I had been planning to blog about our earliest form of transport for a while, then walking took on yet another aspect last week with the royal funeral, the various processions leading up to it and of course The Queue. But first back to basics.
I don’t do hills. I don’t do walking. I don’t like walking.
I was once watching a comedy in which the teenager daughter greets her mother’s return home. ‘I didn’t know where you were, I thought you’d gone for a walk.‘ Mother replies ‘Walk! I’ve never been for a walk in my life.’
Someone describing how the heat was not a problem in Singapore with the air conditioned malls… I asked ‘What if you want to go for a walk?’ He replied looking puzzled ‘Why would you want to go for a walk?’
Why would you not want to walk, the most natural activity for humans, exercise that costs nothing and a handy way to get where you want to go. During Covid lockdown it was one of the few activities allowed and non dog owners discovered new delights. I love walking, but I have no desire to trek to either pole or up to Everest base camp; solo or with companions, who I would be intensely irritated with by the third day… But ordinary walking, enjoying the fresh air, scenery, perhaps photography and probably ending up at a nice cafe or pub is fun for everyone… What do non walkers do when they go for a day out or on holiday? You may think National Trust Houses have large grounds because the original owners owned all the local land; no, it’s so we can have a nice walk before having lunch in the restaurant and looking round the house. No holiday is complete without a walk along a cliff path or a steep ascent up a hill to enjoy the view.
Modern technology, from super electronic wheelchairs to state of the art artificial limbs allow many who are disabled to get out and about with their friends and family who are fit and able to walk. Walking is freedom and not to be taken for granted; those under repressive regimes or living in dangerous areas cannot just go out for a walk. If you are used to walking everywhere it’s a reminder of the privilege when you ‘do something’ to your back or knee and suddenly can’t walk. The leaflets we were given when having chemotherapy suggest that ‘going for a short walk will help combat fatigue’ – this turned out to be a joke as most of each three week cycle it was a struggle to get to the front gate or up the stairs. It was an insight into the chronic fatigue that people with Long Covid and other debilitating medical conditions have to cope with.
So back to the funeral of Queen Elizabeth 11. Whatever your views on royalty or television ( blanket ) coverage of the events, there was a fascination with both the formal traditions and the spontaneous acts of those who came to queue to watch a procession or for The Queen’s lying in. There is something dignified and humbling about the men of the family and others close to the royals walking slowly behind the coffin. Princess Anne joined them, as she did for her father’s funeral, a token man for the day? Presumably it is tradition that only the men walk. If any of the chaps didn’t like walking they were in for a tiring time. I like a brisk walk, walking slowly at a measured pace is much harder, I have tried it round the house. Nor did I go up to London to join The Queue, almost a pilgrimage. They had a long distance to cover at a very slow pace, I wondered if there were escape points for those who changed their minds and just wanted to go home.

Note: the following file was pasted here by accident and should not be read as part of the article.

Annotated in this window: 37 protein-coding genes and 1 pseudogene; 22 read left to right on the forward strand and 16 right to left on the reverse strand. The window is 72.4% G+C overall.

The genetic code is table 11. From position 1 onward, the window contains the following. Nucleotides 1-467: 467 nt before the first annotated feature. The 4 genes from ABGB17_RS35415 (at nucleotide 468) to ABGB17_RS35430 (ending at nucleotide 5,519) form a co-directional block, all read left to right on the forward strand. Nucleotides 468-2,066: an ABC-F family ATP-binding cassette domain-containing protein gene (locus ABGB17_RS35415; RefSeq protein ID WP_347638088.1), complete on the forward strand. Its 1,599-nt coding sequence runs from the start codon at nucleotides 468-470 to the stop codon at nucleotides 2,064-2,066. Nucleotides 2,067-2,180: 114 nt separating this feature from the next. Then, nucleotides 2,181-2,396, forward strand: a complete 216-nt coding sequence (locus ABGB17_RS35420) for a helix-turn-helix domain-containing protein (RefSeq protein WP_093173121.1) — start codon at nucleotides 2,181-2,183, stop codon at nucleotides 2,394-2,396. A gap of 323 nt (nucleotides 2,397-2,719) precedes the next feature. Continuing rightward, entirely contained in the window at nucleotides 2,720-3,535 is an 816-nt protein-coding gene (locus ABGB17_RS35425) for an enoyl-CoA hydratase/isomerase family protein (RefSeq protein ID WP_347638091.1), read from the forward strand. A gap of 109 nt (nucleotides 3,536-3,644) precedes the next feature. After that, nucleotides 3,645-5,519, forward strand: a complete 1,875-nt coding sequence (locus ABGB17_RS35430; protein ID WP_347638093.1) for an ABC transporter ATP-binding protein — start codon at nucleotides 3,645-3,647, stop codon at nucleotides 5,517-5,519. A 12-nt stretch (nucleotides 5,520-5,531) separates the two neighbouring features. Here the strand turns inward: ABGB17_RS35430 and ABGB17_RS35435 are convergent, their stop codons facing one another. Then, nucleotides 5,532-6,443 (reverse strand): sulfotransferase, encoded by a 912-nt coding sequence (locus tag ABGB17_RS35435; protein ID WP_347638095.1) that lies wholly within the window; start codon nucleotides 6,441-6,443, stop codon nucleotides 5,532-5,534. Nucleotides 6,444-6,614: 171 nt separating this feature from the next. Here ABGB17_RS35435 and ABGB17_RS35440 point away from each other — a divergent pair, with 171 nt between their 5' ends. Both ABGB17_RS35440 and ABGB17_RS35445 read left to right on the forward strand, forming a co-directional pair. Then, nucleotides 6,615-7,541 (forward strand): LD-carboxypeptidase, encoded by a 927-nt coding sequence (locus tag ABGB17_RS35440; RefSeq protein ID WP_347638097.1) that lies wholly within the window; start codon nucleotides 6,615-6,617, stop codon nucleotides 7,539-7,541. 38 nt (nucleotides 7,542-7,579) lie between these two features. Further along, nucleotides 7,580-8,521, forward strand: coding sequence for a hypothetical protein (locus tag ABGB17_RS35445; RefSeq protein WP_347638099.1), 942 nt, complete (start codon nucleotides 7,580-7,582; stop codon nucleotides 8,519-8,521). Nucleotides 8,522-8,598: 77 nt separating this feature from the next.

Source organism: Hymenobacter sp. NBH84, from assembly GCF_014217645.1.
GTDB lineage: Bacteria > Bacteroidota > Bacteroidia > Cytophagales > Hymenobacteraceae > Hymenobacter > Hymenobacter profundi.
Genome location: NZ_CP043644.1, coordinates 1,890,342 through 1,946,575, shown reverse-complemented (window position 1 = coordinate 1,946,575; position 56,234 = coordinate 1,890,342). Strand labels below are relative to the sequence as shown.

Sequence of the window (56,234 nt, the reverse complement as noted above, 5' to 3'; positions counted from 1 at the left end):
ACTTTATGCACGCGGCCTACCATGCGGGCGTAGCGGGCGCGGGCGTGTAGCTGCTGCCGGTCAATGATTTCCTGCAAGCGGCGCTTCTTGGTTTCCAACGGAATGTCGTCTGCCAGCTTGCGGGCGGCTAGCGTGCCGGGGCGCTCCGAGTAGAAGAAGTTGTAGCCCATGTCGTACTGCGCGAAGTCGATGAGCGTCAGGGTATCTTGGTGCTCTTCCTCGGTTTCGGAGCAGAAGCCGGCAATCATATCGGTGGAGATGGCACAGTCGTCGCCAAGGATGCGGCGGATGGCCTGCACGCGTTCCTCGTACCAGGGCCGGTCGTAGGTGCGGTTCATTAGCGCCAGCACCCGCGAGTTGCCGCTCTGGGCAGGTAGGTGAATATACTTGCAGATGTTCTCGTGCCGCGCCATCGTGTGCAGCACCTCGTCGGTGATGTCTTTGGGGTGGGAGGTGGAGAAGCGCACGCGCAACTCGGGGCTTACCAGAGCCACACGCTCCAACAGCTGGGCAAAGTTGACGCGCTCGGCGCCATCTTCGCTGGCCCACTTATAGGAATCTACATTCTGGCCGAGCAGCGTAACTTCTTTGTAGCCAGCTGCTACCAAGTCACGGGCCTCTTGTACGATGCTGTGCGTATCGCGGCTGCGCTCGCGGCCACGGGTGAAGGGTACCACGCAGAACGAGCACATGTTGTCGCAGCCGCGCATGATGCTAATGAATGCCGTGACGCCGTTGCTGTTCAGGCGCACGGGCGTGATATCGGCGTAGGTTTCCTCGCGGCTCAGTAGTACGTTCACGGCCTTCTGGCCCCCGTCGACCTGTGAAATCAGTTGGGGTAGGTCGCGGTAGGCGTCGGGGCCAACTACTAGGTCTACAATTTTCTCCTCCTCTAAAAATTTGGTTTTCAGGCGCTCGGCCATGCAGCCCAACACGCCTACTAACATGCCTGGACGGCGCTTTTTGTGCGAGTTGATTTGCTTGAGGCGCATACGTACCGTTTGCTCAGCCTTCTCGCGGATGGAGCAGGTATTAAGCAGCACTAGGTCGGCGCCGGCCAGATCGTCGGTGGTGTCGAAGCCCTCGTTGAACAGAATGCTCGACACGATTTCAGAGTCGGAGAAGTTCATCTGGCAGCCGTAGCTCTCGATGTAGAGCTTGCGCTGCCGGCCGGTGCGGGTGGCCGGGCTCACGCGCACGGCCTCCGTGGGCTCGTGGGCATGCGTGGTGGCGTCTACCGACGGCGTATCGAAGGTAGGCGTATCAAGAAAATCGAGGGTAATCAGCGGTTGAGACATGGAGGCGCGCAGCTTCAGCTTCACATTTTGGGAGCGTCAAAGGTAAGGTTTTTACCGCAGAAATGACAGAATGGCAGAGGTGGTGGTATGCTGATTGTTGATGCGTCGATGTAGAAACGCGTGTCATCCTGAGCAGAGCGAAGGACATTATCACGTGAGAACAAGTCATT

There are environmental benefits if everyone walked on short journeys and for writers it is one of the best ways to see real life, but those are topics for another blog.
Are you a walker or non walker? If you enjoy walking what is your favourite sort of walk?
Which door will you go through to find what is real?
Take a walk…
…round and round
and upside down.
Where will you end up?
All pictures in this week’s blogs guaranteed taken this week and within walking distance of my house. For stories set in or inspired by my local area try one of my short story collections.
TAKE A WALK TWIXT RIVER AND SEA
FROM TUCKTON TO HENGISTBURY HEAD
RIVER STOUR, DORSET
HENGISTBURY HEAD – IRON AGE FORT
Covid has not gone away by any means, but officially in England we are back to normal; yesterday was the second anniversary of the day we went into the first lockdown. I have had my end of treatment visit to the oncologist so officially I am back to normal. For all of us the past two years have been strange. Perhaps because it is spring, or because Ukraine makes us appreciate our mundane lives, but everything seems more vivid, interesting, exciting even. I haven’t been further than a walk round Poole after my hospital visit but every walk, every coffee stop is ‘an experience.’